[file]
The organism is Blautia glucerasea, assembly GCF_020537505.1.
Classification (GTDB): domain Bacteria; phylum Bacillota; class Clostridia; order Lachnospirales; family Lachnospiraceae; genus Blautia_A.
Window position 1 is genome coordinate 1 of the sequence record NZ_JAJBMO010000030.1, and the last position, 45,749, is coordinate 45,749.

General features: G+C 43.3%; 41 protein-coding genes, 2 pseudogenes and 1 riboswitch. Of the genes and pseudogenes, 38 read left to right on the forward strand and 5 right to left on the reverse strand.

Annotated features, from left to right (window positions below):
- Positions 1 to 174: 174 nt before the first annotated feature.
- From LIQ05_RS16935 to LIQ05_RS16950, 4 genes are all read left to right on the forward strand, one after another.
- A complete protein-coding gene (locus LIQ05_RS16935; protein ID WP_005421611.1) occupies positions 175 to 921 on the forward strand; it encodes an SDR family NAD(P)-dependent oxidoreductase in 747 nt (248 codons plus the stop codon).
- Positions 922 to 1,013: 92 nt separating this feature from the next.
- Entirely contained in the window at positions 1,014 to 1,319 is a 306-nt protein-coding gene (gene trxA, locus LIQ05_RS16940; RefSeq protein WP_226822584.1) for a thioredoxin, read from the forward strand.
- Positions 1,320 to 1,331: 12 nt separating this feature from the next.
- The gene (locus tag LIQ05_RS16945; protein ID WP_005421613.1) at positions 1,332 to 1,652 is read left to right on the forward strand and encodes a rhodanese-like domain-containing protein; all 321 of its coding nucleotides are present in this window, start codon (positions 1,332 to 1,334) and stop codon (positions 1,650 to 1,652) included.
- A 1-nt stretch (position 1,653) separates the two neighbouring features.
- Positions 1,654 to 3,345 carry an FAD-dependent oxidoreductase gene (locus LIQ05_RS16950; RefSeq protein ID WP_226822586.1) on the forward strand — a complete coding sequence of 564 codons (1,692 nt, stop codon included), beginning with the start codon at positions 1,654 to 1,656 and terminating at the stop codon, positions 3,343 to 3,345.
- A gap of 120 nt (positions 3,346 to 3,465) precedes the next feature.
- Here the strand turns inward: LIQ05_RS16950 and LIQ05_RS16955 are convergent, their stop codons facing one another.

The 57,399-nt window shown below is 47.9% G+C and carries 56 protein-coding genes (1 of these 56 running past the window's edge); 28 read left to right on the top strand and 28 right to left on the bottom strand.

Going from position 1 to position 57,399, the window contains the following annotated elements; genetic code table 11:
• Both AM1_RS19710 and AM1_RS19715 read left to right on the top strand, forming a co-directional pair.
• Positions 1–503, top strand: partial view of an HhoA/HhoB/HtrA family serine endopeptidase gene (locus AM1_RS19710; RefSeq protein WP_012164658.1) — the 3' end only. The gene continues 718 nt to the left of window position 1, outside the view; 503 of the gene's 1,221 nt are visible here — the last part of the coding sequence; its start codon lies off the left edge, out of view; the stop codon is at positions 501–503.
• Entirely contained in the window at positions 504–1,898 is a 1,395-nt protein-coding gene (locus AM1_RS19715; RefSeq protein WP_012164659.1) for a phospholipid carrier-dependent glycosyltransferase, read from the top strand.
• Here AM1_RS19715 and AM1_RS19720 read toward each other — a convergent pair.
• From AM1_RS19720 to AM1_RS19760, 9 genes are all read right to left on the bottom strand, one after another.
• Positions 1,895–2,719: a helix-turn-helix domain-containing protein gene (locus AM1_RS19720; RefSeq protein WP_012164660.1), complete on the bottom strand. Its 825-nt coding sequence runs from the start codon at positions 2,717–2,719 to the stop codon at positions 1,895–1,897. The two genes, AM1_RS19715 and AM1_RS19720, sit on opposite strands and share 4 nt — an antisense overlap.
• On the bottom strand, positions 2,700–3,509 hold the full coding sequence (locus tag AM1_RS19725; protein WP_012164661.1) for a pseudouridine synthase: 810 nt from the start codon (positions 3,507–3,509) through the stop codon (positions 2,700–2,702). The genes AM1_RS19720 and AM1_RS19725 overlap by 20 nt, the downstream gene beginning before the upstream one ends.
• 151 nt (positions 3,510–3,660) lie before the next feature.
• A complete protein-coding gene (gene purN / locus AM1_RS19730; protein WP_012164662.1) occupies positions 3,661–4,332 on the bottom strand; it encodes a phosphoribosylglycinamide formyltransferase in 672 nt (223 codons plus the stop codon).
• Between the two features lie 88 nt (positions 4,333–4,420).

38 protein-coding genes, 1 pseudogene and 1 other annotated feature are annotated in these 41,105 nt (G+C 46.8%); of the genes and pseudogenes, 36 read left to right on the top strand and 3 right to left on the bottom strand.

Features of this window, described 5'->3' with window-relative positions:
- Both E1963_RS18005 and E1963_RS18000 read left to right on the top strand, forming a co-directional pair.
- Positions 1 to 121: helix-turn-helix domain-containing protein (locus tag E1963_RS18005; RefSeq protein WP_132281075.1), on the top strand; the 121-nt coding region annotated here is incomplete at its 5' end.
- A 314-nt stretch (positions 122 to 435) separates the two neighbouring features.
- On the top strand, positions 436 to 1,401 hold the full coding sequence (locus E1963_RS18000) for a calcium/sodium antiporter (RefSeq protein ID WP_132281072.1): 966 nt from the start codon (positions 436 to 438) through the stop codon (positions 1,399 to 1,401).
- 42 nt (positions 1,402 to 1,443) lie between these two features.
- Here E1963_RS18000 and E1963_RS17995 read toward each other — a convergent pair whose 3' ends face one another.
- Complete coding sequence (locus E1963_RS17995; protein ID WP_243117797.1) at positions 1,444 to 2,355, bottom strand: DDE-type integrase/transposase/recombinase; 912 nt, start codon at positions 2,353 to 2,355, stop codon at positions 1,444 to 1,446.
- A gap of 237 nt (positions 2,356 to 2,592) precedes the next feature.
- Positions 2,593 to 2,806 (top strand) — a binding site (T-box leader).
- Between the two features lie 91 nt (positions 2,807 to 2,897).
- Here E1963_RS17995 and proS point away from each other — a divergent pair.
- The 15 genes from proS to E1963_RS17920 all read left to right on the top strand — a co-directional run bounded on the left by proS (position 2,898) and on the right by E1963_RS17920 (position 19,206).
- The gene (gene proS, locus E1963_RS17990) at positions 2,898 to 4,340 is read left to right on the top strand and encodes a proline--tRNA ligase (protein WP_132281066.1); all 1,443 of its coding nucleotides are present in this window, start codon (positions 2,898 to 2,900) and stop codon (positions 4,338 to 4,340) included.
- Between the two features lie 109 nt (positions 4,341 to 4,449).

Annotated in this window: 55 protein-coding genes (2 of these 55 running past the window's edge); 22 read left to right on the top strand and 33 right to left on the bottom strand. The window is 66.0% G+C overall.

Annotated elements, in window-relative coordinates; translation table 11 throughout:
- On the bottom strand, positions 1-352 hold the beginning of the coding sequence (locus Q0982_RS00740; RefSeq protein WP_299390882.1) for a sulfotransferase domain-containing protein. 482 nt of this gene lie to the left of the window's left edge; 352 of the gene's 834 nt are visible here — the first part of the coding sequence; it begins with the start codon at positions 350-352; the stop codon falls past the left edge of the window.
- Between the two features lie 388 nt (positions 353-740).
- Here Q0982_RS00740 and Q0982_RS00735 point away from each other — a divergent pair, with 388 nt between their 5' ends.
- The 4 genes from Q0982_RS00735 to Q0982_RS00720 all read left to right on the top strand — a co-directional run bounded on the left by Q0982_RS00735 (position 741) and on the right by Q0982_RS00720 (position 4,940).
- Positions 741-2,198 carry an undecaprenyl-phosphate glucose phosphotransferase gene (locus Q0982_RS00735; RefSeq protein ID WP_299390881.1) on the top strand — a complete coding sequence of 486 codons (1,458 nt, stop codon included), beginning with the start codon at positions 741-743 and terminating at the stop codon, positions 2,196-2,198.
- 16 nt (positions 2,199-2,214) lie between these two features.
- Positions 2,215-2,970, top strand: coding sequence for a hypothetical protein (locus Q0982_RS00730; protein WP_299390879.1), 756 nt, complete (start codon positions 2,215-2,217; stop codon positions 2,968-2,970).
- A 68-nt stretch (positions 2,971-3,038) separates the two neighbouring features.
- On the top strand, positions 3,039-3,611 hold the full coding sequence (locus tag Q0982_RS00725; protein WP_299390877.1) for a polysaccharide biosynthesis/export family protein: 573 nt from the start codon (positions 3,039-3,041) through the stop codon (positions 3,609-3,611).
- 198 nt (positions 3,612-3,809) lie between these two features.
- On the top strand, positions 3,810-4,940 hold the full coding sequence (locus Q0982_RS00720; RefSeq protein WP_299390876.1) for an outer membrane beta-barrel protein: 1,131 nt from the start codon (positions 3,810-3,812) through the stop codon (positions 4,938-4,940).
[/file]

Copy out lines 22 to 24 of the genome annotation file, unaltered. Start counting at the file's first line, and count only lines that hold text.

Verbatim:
• Here AM1_RS19715 and AM1_RS19720 read toward each other — a convergent pair.
• From AM1_RS19720 to AM1_RS19760, 9 genes are all read right to left on the bottom strand, one after another.
• Positions 1,895–2,719: a helix-turn-helix domain-containing protein gene (locus AM1_RS19720; RefSeq protein WP_012164660.1), complete on the bottom strand. Its 825-nt coding sequence runs from the start codon at positions 2,717–2,719 to the stop codon at positions 1,895–1,897. The two genes, AM1_RS19715 and AM1_RS19720, sit on opposite strands and share 4 nt — an antisense overlap.